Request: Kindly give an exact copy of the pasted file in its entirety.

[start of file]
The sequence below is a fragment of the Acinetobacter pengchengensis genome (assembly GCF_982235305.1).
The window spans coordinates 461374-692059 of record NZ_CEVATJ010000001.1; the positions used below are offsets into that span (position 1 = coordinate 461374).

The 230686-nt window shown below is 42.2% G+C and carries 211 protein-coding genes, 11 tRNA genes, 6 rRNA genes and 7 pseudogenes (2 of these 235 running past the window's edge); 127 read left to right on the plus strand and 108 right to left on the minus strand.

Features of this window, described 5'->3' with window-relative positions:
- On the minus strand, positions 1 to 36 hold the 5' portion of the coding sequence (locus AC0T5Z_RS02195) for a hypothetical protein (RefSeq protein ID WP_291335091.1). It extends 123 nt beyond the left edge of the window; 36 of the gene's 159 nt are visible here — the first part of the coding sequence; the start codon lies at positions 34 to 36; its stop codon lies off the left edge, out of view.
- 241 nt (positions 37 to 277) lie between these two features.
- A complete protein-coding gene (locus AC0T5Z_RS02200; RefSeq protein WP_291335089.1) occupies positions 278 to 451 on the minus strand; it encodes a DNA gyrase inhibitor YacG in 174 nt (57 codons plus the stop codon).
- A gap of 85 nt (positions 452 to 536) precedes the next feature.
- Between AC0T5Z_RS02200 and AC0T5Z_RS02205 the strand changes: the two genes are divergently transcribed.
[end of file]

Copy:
The sequence below is a fragment of the Acinetobacter pengchengensis genome (assembly GCF_982235305.1).
The window spans coordinates 461374-692059 of record NZ_CEVATJ010000001.1; the positions used below are offsets into that span (position 1 = coordinate 461374).

The 230686-nt window shown below is 42.2% G+C and carries 211 protein-coding genes, 11 tRNA genes, 6 rRNA genes and 7 pseudogenes (2 of these 235 running past the window's edge); 127 read left to right on the plus strand and 108 right to left on the minus strand.

Features of this window, described 5'->3' with window-relative positions:
- On the minus strand, positions 1 to 36 hold the 5' portion of the coding sequence (locus AC0T5Z_RS02195) for a hypothetical protein (RefSeq protein ID WP_291335091.1). It extends 123 nt beyond the left edge of the window; 36 of the gene's 159 nt are visible here — the first part of the coding sequence; the start codon lies at positions 34 to 36; its stop codon lies off the left edge, out of view.
- 241 nt (positions 37 to 277) lie between these two features.
- A complete protein-coding gene (locus AC0T5Z_RS02200; RefSeq protein WP_291335089.1) occupies positions 278 to 451 on the minus strand; it encodes a DNA gyrase inhibitor YacG in 174 nt (57 codons plus the stop codon).
- A gap of 85 nt (positions 452 to 536) precedes the next feature.
- Between AC0T5Z_RS02200 and AC0T5Z_RS02205 the strand changes: the two genes are divergently transcribed.